An urban Eden
This week, our gardening columnist is spellbound by a blooming, city-centre oasis
Public parks and gardens are a distinctive feature of British towns and cities, a source of considerable civic and community pride. In many a handsome place, they provide the douceur de vivre that draws people to live there, and makes metropolitan life so civilised and desirable. Northernhay Gardens in Exeter, where I spend happy visits with my cousin, are a fine case in point.
The site of the gardens is dramatic and so is its history, which dates back to 1612. Possibly the oldest public open space in the country, Northernhay Gardens incorporate a good stretch of Roman wall and the only chunk of Saxon town wall to be seen in England. The site was quarried for stone by the Romans to build the city walls, and in Norman times formed part of the defences of Rougemont Castle. The early park was largely destroyed in 1642, in the Civil War, when defensive ditches were dug outside the walls for the city’s defence.
Following the Restoration, in 1664, the city set about reinstating the gardens, planting hundreds of elms and laying out gravel paths. The gardens languished a little in early Victorian times, but in 1860 were transformed with new planting, a rockery and small waterfall. Some fine statues were introduced, and in 1923 a magnificent war memorial to those who died in the First World War was created by local sculptor John Angel. In the mid 1900s, the elms planted in 1664 succumbed to Dutch elm disease. A new avenue, of liquidambar trees, was planted as a millennium project.
Additional drama is provided by Rougemont Gardens, which are on the other side of the city wall, once the site of the castle moat. Now linked, these are exhilarating spaces, but what is unexpected and exciting is the quality of the contemporary planting – mixed borders of old roses, long drifts of Japanese anemones and penstemons, glorious dahlias, huge blocks of Verbena bonariensis and obelisks swathed in sweet peas.
The man responsible for this is Parks and Playing Fields Officer, Galvin Short. He has been looking after this magnificent site for 20 years, helped by just two gardeners and transient trainees. On a Friday afternoon, at very short notice, he generously abandoned his paperwork to give me a guided tour in a rain shower so intense it turned my notebook into papier-mâché, requiring a copious exchange of emails in the days that followed to fill in the rainobliterated gaps.
Both Northernhay and Rougemont Gardens have magnificent trees and shrubs – an Acer griseum from the former Veitch nurseries, magnolias and acacias and the ‘Cornus Line’, which runs the length of the Long Bed, from the Lodge to the listed bandstand, 57 varieties of dogwood including ‘Eddie’s White Wonder’. But long before the recent vogue for perennial planting in municipal parks and gardens, Galvin had a vision, which was to ‘bring the cottage garden into the city’. So, instead of what he calls ‘edging, infill and dots’, he introduced species roses – Rosa canina, the dog rose, the rugosas ‘Rubra’ and ‘Alba’, rubrifolia and rubiginosa – underplanting with cranesbills such as the reliable ‘Johnson’s Blue’. He likesdaylilies, foxgloves and echinaceas – purpurea and ‘Harvest Moon’ have performed well this season – and the giant primrose-yellow scabious, Cephalaria gigantea. He plants beech, photinia and other hedging material as a backdrop or within a bed to provide a range of heights – his ‘Manhattan skyline’ effect.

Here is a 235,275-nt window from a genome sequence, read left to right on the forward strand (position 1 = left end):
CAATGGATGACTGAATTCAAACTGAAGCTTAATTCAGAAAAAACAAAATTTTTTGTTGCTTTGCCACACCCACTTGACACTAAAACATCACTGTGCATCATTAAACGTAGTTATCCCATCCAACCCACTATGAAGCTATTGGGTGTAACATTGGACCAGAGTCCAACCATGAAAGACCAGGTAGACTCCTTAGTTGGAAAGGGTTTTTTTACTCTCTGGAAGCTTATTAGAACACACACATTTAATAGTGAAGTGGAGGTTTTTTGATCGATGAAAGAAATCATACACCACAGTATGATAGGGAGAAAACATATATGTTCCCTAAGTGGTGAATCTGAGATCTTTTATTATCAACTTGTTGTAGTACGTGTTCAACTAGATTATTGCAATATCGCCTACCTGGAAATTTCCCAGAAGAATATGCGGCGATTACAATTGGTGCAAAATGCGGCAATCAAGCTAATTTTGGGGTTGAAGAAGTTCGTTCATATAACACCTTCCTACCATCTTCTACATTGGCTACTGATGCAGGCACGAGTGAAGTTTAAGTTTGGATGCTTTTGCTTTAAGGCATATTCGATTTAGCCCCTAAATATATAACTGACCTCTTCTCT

The vision is not complete. New borders are being planted to celebrate the magnificent Veitch Nurseries, once the pride of Exeter, at the new entrance in Rougemont Gardens to the Royal Albert Memorial Museum & Art Gallery, known to locals as RAMM. The museum has been brilliantly refurbished and extended by the architects Allies and Morrison, and is the 2012 winner of the Art Fund’s Museum of the Year award. RAMM, Rougemont and Northernhay are just three of many reasons for enjoying a visit to Exeter.
Northernhay and Rougemont Gardens: www.exeter.gov.uk
Contact Sarah at email@example.com
Jobs to do this week
- Plant bulbs in containers for brightening up the house in winter and early spring. Attractive bits of old china are ideal – no need for drainage holes, but use bulb fibre for best results.
- In the vegetable garden, plant overwintering onion sets – Radar is my favourite. The onions should be ready in July and will store until winter.
- Prune rambling roses when flowering is over. Cut out some of the older stems and prune side shoots back to three buds from the main stem.
- Do some tidying in the garden, clearing dead leaves and lifting and dividing herbaceous perennials if necessary.
- Plant green manures in any empty beds in the vegetable garden. They suppress weeds, protect nutrients from being washed away by rain and add organic matter when dug in. Try the Autumn/Winter mix, £3 per packet from www.pennardplants.com
Plant of the week
Dahlia ‘Bishop of Oxford’ has bronze/purple foliage and vibrant coppery-orange flowers on straight stems. It has been a star of the exuberant plantings in Northernhay Gardens this summer. Widely available; look out for tubers in spring.
Related tags:gardening  Sarah Langton-Lockton  public parks  Northernhay Gardens  Rougemont Gardens  Galvin Short  Acer griseum  magnolias  acacias  dogwood  Eddie’s White Wonder  Rosa canina  dog rose  rugosas  Rubra  Alba  rubrifolia  rubiginosa
Daily tip from the lady archive
“THERE is great satisfaction to be had in properly ironed garments that look as if they have just come out of the shop window.”The Lady. You Can’t Iron? 19th February, 1953